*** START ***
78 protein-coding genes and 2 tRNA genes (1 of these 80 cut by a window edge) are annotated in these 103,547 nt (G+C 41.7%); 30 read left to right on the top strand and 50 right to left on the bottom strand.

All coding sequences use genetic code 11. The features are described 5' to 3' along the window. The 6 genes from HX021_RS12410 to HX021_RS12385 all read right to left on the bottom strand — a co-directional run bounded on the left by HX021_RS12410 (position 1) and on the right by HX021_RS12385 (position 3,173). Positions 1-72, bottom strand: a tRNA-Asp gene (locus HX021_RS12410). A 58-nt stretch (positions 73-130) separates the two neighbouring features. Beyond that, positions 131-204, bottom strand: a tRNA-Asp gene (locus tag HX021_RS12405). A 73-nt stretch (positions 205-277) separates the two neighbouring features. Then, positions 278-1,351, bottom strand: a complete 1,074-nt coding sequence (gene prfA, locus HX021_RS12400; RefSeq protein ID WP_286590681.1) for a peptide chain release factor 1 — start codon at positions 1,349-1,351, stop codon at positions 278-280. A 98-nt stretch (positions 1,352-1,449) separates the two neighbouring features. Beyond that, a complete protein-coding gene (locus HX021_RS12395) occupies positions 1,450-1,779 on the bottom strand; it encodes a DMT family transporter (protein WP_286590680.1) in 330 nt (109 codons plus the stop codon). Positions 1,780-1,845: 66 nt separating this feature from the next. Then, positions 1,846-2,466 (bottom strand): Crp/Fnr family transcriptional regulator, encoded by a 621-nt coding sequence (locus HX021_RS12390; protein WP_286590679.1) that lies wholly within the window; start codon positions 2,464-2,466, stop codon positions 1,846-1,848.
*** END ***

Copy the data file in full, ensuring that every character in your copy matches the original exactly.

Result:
78 protein-coding genes and 2 tRNA genes (1 of these 80 cut by a window edge) are annotated in these 103,547 nt (G+C 41.7%); 30 read left to right on the top strand and 50 right to left on the bottom strand.

All coding sequences use genetic code 11. The features are described 5' to 3' along the window. The 6 genes from HX021_RS12410 to HX021_RS12385 all read right to left on the bottom strand — a co-directional run bounded on the left by HX021_RS12410 (position 1) and on the right by HX021_RS12385 (position 3,173). Positions 1-72, bottom strand: a tRNA-Asp gene (locus HX021_RS12410). A 58-nt stretch (positions 73-130) separates the two neighbouring features. Beyond that, positions 131-204, bottom strand: a tRNA-Asp gene (locus tag HX021_RS12405). A 73-nt stretch (positions 205-277) separates the two neighbouring features. Then, positions 278-1,351, bottom strand: a complete 1,074-nt coding sequence (gene prfA, locus HX021_RS12400; RefSeq protein ID WP_286590681.1) for a peptide chain release factor 1 — start codon at positions 1,349-1,351, stop codon at positions 278-280. A 98-nt stretch (positions 1,352-1,449) separates the two neighbouring features. Beyond that, a complete protein-coding gene (locus HX021_RS12395) occupies positions 1,450-1,779 on the bottom strand; it encodes a DMT family transporter (protein WP_286590680.1) in 330 nt (109 codons plus the stop codon). Positions 1,780-1,845: 66 nt separating this feature from the next. Then, positions 1,846-2,466 (bottom strand): Crp/Fnr family transcriptional regulator, encoded by a 621-nt coding sequence (locus HX021_RS12390; protein WP_286590679.1) that lies wholly within the window; start codon positions 2,464-2,466, stop codon positions 1,846-1,848.